A Quick History of the Radio
The discover of radio waves may have impacted civilization more than any other. With this discovery, people could communicate almost instantly with people all around the world. Who knows? Perhaps someday we will even find out that we have been communicating with aliens from other worlds, but nobody has actual proof that they have received our old radio shows or broadcasts because nobody can prove they have sent any back. Maybe we’re just not listening the right way.
Radio in the 1800’s
James Maxwell announced the theory of elctro-magnetic waves in 1873. Even before that, Samuel Morse devised a scheme called Morse Code. At first, it was only used with telegraphs, but it later became used with radio communications. It took until 1898 for wireless telegraphy – or radio – to get used for the first time in naval maneuvers. The year of 1899 saw the first radio signal between Britain and France.
Radio in the 1900’s
Well, just about everything happened in the 20th century to advance the use of radio for communication. For example, the first radio signal was sent across the Atlantic in 1901. By 1920, crystal sets became popular.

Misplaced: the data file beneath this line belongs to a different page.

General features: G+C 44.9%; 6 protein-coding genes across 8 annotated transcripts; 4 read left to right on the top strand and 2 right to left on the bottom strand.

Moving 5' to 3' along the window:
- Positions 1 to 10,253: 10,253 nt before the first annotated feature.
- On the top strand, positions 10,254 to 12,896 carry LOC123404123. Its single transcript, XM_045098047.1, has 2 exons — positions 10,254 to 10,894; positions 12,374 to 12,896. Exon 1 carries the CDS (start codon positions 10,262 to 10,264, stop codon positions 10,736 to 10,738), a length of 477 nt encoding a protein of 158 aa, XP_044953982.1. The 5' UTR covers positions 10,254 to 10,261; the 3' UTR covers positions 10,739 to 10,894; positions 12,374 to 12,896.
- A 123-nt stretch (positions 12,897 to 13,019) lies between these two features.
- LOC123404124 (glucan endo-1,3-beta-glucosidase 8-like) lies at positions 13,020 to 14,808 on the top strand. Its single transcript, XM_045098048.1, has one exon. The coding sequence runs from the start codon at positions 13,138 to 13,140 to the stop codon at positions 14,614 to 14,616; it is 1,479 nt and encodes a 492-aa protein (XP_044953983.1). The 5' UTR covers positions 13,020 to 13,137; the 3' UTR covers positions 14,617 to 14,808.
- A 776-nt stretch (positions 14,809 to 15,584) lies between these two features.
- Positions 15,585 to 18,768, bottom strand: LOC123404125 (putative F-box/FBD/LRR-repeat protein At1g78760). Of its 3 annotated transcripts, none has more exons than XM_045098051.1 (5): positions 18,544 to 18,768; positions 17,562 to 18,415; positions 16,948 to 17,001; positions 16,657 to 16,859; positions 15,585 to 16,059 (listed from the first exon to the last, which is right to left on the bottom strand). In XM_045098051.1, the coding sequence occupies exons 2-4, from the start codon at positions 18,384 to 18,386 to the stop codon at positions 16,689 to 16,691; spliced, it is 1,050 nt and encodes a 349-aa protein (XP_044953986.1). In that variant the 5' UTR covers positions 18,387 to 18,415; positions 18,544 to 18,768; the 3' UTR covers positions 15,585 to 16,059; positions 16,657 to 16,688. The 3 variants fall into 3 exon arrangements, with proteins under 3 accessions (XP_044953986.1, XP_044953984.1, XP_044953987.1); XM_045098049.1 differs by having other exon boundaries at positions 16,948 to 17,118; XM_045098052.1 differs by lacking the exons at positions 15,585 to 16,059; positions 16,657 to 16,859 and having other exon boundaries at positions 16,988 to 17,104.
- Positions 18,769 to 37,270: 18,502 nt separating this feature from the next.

Radio was used in both world wars, but advances in radio communication after WWII made space exploration possible because that is how astronauts communicated with earth and each other. During the 30’s and 40’s, radios became common appliances in homes. After WWII, radio exploded into the medium we know today. Of course, TVs also became popular, but they never replaced radios entirely.
Did you know that the wireless signal from your router is actually a radio signal? Additionally, typical TV sets may be slowly getting phased out by the Internet, but that doesn’t replace radio. It actually makes radio signals more important. The big difference may be satellite radio broadcasts from companies like Sirius. However, since consumers have to pay to receive XM radio, AM and FM are still quite popular.